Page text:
[0076] The circuit board housing the condition circuit may include any quantity of terminals or pins each associated with any desired signals or portion of the condition circuit. The circuit board may include any quantity of indicators disposed at any suitable locations to indicate the occurrence or status of any desired circuit portion or condition. The power supply may be implemented by any conventional or other power supply or source and provide any desired power signals, and may include any type of conventional or other receptacle for receiving any type of plug or connector. The diodes or other indicators may be connected to the circuit board pins in any desired fashion. The circuit board may house the condition circuit and/or any other desired system circuitry. Further, the circuit board may include devices to record any types of information relating to system operation for subsequent retrieval and analysis (e.g., date and time of thermal treatment disablement and enablement, etc.).

[0077] The condition circuit may include any quantity of conventional or other components arranged in any desired fashion to perform the functions described herein. The circuit comparators may be implemented by any conventional or other comparators or comparing devices and may utilize any suitable reference potentials to detect solution, leaks or any other conditions. The inverters may be implemented by any conventional or other inverting devices (e.g., logic gates, circuitry, etc.) to invert circuit signals. The logic circuitry and corresponding logic gates may be implemented by any logic gates or combinational logic (e.g., AND, OR, NAND, NOR, XOR, etc.) and/or circuitry (e.g., comparator, inverter, transistors, etc.) arranged in any desired fashion to combine signals to determine the occurrence of any conditions. The logic circuitry comparators may be implemented by any conventional or other comparators or comparing devices and utilize any desired reference potentials. The oscillator may be implemented by any conventional or other timer or oscillating device producing outputs at any desired frequency. The oscillator may drive any type of device (e.g., speaker, speech synthesis, diode, etc.) to indicate the presence of a condition, while the indicator devices may alternatively be driven by any type of circuitry or mechanism. The speaker may be implemented by any conventional or other speaker or audio device and may provide any suitable audio indication (e.g., beep at any suitable periodic interval, continuous audio output, etc.).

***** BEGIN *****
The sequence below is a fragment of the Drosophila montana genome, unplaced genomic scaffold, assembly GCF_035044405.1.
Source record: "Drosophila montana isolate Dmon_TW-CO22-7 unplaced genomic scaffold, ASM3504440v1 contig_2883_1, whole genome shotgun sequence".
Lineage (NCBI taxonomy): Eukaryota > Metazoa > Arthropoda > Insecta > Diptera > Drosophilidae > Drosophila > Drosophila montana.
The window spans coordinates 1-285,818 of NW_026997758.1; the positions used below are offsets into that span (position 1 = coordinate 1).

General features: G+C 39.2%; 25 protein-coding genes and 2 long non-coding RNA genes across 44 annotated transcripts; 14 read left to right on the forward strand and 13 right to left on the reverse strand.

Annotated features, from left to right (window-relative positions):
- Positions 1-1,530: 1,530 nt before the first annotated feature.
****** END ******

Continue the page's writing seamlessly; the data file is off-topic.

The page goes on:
[0078] The triac may be implemented by any conventional or other triac or relay type device to provide signals to the temperature controller for controlling thermal treatment of a tray. The condition circuit may include any conventional or other circuitry (e.g., resistors, capacitors, inductors, diodes, supply and ground potentials, etc.) arranged in any fashion and including any desired electrical characteristic values (e.g., resistance, potential, capacitance, etc.) to facilitate circuit operation. The condition circuit signals may include any desired logic or voltage levels. The optocoupler may be implemented by any conventional or other optocoupler or other circuitry to control the triac to provide signals to the thermal control circuitry.

[0079] A plural tray stand may include individual thermal control and detection circuitry associated with each tray to monitor drape container conditions and control tray operation. Alternatively, the plural tray stand may include common thermal control and detection circuitry to control each tray in response to drape container conditions. The common circuitry may receive signals from each sensing device and control the trays individually or collectively in response to the drape container conditions. The common circuitry may process and combine the signals in any fashion (e.g., AND, OR, etc.) to determine conditions for controlling the trays.